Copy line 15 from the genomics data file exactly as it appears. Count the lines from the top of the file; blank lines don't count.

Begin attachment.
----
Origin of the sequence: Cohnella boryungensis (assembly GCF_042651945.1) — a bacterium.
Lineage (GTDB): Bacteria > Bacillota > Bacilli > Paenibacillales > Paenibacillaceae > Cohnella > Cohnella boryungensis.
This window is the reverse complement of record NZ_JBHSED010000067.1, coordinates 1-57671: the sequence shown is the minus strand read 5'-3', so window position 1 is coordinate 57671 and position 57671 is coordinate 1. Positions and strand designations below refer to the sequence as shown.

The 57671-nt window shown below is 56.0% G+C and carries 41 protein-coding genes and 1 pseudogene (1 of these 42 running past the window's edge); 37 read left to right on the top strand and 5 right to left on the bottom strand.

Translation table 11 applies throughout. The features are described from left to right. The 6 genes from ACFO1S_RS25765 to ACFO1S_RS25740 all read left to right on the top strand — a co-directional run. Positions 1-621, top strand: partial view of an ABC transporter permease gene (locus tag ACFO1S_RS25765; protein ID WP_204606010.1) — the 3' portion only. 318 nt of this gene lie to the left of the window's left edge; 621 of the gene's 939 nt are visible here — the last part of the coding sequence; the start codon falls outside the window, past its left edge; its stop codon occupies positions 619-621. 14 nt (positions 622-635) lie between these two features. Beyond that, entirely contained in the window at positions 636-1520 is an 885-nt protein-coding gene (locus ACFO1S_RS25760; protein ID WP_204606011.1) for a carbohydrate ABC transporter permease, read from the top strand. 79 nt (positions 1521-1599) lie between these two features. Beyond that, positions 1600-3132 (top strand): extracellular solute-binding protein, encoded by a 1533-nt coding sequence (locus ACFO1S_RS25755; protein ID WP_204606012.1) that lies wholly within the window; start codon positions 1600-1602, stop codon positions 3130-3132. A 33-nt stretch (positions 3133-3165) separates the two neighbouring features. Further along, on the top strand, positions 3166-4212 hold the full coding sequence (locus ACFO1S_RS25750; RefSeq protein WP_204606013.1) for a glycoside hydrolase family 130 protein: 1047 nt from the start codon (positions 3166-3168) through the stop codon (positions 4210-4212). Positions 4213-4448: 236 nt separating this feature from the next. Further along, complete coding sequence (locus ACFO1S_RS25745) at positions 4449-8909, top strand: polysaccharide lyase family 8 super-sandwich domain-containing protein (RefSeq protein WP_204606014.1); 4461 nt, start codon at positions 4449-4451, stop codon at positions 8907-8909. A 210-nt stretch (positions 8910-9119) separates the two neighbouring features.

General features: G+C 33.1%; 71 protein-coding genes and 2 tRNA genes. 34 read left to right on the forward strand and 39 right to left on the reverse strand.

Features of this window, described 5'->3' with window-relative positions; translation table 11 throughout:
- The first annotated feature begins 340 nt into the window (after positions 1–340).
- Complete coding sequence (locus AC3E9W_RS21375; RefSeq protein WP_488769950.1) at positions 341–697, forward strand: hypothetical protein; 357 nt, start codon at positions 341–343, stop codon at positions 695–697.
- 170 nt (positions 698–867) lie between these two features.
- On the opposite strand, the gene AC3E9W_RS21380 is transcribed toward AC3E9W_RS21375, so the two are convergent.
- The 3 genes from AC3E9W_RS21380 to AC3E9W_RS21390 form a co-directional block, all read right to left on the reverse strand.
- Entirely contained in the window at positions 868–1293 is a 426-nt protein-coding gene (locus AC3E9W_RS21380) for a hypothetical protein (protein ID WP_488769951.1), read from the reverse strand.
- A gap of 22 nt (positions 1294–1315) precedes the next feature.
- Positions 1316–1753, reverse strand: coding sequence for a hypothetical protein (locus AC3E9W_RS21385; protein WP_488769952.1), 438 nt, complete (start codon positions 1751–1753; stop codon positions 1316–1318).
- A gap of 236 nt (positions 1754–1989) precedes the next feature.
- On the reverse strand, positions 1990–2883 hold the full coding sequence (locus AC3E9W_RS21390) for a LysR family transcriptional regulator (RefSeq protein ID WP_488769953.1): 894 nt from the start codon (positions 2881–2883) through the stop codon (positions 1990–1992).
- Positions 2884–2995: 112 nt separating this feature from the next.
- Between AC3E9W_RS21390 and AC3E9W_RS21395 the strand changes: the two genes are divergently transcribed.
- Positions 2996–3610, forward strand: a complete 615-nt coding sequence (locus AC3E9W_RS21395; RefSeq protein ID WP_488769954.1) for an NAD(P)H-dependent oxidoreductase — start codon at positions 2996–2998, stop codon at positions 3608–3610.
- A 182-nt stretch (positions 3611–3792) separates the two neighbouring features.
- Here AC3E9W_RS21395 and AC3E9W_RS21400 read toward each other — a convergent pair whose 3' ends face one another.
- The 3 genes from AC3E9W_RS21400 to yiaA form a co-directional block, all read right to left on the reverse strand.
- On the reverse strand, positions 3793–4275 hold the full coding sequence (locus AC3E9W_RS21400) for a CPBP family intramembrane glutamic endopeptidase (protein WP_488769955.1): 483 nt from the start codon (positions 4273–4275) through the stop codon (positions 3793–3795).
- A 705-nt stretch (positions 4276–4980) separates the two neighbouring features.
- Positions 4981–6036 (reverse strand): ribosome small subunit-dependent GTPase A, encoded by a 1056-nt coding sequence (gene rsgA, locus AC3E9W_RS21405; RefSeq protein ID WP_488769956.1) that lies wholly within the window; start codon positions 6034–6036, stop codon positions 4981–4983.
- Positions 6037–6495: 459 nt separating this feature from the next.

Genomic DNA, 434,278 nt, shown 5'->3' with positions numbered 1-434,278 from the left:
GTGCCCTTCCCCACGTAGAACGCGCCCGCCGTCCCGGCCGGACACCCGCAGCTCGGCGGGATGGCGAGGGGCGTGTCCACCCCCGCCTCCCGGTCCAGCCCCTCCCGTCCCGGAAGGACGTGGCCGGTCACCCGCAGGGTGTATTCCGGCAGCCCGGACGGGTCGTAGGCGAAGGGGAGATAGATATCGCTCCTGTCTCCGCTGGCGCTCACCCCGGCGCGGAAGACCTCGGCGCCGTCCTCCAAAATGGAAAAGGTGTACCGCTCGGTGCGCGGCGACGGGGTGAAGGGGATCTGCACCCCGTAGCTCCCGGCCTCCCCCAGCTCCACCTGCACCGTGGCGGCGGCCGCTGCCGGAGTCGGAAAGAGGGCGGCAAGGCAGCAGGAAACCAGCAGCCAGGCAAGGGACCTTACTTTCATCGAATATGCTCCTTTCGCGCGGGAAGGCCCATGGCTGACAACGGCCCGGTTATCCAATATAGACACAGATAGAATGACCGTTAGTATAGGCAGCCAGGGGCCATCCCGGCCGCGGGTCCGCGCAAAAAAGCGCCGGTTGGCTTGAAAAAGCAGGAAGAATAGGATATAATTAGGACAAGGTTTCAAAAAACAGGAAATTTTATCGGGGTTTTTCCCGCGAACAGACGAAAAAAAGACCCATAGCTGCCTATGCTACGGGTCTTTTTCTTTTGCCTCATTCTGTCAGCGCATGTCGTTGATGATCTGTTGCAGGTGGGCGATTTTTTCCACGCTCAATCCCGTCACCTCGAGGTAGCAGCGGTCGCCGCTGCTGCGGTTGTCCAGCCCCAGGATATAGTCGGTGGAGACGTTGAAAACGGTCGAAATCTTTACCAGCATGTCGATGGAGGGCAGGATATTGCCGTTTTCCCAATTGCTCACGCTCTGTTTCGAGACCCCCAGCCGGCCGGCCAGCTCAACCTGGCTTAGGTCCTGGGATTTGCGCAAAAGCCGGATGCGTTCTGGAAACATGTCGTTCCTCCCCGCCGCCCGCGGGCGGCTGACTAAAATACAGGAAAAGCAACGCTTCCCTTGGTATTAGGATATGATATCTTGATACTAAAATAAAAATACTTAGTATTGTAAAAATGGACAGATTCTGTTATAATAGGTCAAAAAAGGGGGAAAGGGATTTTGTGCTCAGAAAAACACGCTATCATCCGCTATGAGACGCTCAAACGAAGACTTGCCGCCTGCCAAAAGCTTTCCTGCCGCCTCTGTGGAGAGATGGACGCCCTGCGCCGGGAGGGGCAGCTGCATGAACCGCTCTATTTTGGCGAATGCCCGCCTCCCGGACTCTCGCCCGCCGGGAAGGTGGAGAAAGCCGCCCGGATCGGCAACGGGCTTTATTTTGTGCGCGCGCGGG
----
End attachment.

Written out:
- Positions 1316–1753, reverse strand: coding sequence for a hypothetical protein (locus AC3E9W_RS21385; protein WP_488769952.1), 438 nt, complete (start codon positions 1751–1753; stop codon positions 1316–1318).